Obama seeks votes with tax cut bid
President Barack Obama has told Americans he wants Congress to extend tax cuts for the country's middle class while letting them rise on high-income earners.
As he attempts to turn voters' attention from stagnant unemployment numbers - now standing at 8.2% - and limp economic recovery, Mr Obama spoke at the White House as he made an opening campaign pitch for continuing middle class tax relief.
He also said continuing tax cuts for high-income earners was a major driver of the sky-rocketing US federal budget deficit.
But extending the tax cuts for the middle class, the president said, would help the 98% of the American people who do not make more than 250,000 dollars (£160,000). Absence of the extension, he said, "would be an incredible drag on the economy".
The White House is again raising the tax issue with full knowledge that the Republican-controlled House of Representatives will not accept such a move unless it also includes extending tax cuts for high-income earners.
That is a symptom of the legislative and political gridlock consuming Washington in advance of the November elections. Another example is the plan in the House to vote to remove Mr Obama's healthcare overhaul from the books. That will be blocked by the Democratic-controlled Senate and would be vetoed by Mr Obama even if it passed both houses in Congress.
A one-year across-the-board tax cut - which would extend the lower rates instituted under former president George W Bush - expires at the end of the year. The White House official said Mr Obama will call for yet another one-year extension of tax cuts but only for people making less than 250,000 dollars a year.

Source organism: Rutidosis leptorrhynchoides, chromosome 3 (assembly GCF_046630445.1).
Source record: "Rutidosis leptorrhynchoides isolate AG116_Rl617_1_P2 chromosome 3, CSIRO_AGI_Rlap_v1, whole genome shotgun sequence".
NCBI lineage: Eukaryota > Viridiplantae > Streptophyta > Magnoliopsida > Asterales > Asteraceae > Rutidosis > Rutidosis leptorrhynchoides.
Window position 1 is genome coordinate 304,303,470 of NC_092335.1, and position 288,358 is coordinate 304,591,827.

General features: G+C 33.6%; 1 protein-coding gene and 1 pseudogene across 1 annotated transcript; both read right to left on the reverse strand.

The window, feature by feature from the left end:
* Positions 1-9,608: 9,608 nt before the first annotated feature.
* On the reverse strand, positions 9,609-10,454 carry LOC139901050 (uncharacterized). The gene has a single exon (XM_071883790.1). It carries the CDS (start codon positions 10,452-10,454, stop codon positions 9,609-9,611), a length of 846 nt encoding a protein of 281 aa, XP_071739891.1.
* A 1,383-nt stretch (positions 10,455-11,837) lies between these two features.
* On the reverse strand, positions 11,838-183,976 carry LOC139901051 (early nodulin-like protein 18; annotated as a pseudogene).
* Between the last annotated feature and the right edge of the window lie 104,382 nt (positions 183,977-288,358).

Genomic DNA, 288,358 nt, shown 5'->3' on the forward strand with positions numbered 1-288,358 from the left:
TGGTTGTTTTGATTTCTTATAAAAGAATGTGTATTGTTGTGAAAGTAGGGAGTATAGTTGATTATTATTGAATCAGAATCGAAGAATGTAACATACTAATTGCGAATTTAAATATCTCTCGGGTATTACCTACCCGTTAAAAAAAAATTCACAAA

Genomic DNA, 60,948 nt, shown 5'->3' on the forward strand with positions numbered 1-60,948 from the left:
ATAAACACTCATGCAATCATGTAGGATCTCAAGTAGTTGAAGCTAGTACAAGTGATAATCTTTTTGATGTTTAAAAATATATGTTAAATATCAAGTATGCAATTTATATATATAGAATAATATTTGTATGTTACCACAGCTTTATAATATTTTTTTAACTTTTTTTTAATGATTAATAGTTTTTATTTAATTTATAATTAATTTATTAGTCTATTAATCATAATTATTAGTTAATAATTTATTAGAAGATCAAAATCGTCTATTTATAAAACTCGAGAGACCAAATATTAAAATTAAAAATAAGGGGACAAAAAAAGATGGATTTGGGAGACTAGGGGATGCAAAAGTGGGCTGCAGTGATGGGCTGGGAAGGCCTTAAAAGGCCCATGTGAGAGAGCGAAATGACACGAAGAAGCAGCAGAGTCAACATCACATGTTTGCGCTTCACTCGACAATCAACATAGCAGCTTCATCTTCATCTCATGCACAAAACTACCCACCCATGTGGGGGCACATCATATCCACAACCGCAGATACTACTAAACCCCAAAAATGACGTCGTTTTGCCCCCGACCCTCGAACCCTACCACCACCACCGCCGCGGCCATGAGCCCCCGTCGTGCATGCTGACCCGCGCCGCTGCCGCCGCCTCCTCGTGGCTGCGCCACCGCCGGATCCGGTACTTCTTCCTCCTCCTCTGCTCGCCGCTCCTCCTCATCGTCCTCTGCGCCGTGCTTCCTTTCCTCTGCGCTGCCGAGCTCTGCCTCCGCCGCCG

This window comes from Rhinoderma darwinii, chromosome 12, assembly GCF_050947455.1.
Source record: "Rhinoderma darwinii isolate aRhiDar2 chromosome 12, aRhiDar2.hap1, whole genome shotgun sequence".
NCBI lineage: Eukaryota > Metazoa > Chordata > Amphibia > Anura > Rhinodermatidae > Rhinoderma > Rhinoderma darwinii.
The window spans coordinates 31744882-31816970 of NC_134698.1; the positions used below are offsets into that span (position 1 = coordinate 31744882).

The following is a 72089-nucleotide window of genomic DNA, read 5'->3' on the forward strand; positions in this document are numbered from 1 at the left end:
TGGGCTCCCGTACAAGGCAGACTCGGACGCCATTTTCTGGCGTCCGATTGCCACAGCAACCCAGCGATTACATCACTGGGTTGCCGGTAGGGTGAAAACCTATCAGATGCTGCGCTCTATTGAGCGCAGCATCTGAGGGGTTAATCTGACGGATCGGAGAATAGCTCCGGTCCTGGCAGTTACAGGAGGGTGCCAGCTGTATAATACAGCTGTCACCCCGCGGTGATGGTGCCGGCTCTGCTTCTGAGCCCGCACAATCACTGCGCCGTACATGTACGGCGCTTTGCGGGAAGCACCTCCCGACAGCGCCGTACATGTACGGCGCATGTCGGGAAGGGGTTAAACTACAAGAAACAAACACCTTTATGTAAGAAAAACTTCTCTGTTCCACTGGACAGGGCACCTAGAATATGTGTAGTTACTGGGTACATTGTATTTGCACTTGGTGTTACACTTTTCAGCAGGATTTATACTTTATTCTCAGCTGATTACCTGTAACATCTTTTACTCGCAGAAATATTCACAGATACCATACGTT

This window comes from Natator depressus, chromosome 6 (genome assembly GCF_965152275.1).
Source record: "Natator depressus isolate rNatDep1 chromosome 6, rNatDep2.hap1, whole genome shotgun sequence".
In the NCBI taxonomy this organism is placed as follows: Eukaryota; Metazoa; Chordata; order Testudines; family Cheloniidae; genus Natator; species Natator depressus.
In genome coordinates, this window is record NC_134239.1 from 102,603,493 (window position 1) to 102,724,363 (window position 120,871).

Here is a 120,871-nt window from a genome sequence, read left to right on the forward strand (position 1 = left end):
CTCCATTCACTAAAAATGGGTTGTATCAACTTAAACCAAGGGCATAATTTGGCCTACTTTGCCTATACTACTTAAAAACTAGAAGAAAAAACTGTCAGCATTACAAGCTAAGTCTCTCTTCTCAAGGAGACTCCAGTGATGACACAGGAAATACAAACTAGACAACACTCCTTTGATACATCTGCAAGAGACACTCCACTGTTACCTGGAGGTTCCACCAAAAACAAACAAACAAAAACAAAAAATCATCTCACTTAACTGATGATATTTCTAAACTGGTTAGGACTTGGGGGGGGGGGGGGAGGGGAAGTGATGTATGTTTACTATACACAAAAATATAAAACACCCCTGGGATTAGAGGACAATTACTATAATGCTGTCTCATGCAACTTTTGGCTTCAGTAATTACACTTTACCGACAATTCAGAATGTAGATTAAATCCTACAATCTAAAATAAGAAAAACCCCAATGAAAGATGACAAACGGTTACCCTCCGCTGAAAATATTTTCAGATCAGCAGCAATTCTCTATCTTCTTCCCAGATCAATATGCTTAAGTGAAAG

The Romney campaign responded quickly. "President Obama's announcement this morning will mean a tax increase for millions of families, job creators, and small businesses," Romney spokeswoman Andrea Saul said in a statement.
An official at Mr Obama's re-election campaign said it will promote the president's economic agenda in a series of events this week in battleground states, including New Hampshire, Colorado and Nevada.
Meanwhile, Mr Obama's campaign and the Democratic Party raised 71 million dollars (£45 million) in June, well below the 106 million dollars (£68 million) hauled in by Mr Romney and the Republican Party during the same period. It was the second straight month that Mr Romney has raised more money than Mr Obama. Obama officials have warned the fundraising deficit could harm the president's chances of winning re-election.